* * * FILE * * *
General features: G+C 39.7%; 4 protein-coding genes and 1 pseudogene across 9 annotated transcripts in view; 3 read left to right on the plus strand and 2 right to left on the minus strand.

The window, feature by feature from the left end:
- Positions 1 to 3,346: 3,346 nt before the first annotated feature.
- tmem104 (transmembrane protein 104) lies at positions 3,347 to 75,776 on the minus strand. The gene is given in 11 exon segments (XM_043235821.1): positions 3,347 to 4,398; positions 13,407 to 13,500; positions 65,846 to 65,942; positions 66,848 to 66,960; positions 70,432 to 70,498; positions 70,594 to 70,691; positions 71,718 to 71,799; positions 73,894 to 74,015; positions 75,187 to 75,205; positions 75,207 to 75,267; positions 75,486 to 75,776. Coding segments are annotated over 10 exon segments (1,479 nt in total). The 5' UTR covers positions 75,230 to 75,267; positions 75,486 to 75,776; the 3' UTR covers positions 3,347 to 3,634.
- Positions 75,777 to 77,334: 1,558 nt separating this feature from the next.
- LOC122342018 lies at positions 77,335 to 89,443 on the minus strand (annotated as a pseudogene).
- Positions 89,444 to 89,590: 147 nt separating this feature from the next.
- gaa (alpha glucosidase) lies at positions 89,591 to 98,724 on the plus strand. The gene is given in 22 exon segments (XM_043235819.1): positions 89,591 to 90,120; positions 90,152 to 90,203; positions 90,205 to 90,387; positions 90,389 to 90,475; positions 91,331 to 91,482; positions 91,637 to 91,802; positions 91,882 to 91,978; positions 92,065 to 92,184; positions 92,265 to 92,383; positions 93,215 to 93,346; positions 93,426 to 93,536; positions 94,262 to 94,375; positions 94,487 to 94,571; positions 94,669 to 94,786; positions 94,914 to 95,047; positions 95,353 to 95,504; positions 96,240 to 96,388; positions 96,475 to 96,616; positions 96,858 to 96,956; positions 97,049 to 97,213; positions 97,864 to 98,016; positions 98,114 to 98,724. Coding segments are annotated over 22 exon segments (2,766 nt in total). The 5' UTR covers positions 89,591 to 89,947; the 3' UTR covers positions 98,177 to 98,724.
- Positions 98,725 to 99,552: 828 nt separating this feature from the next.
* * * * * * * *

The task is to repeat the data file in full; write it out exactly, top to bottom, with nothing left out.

General features: G+C 39.7%; 4 protein-coding genes and 1 pseudogene across 9 annotated transcripts in view; 3 read left to right on the plus strand and 2 right to left on the minus strand.

The window, feature by feature from the left end:
- Positions 1 to 3,346: 3,346 nt before the first annotated feature.
- tmem104 (transmembrane protein 104) lies at positions 3,347 to 75,776 on the minus strand. The gene is given in 11 exon segments (XM_043235821.1): positions 3,347 to 4,398; positions 13,407 to 13,500; positions 65,846 to 65,942; positions 66,848 to 66,960; positions 70,432 to 70,498; positions 70,594 to 70,691; positions 71,718 to 71,799; positions 73,894 to 74,015; positions 75,187 to 75,205; positions 75,207 to 75,267; positions 75,486 to 75,776. Coding segments are annotated over 10 exon segments (1,479 nt in total). The 5' UTR covers positions 75,230 to 75,267; positions 75,486 to 75,776; the 3' UTR covers positions 3,347 to 3,634.
- Positions 75,777 to 77,334: 1,558 nt separating this feature from the next.
- LOC122342018 lies at positions 77,335 to 89,443 on the minus strand (annotated as a pseudogene).
- Positions 89,444 to 89,590: 147 nt separating this feature from the next.
- gaa (alpha glucosidase) lies at positions 89,591 to 98,724 on the plus strand. The gene is given in 22 exon segments (XM_043235819.1): positions 89,591 to 90,120; positions 90,152 to 90,203; positions 90,205 to 90,387; positions 90,389 to 90,475; positions 91,331 to 91,482; positions 91,637 to 91,802; positions 91,882 to 91,978; positions 92,065 to 92,184; positions 92,265 to 92,383; positions 93,215 to 93,346; positions 93,426 to 93,536; positions 94,262 to 94,375; positions 94,487 to 94,571; positions 94,669 to 94,786; positions 94,914 to 95,047; positions 95,353 to 95,504; positions 96,240 to 96,388; positions 96,475 to 96,616; positions 96,858 to 96,956; positions 97,049 to 97,213; positions 97,864 to 98,016; positions 98,114 to 98,724. Coding segments are annotated over 22 exon segments (2,766 nt in total). The 5' UTR covers positions 89,591 to 89,947; the 3' UTR covers positions 98,177 to 98,724.
- Positions 98,725 to 99,552: 828 nt separating this feature from the next.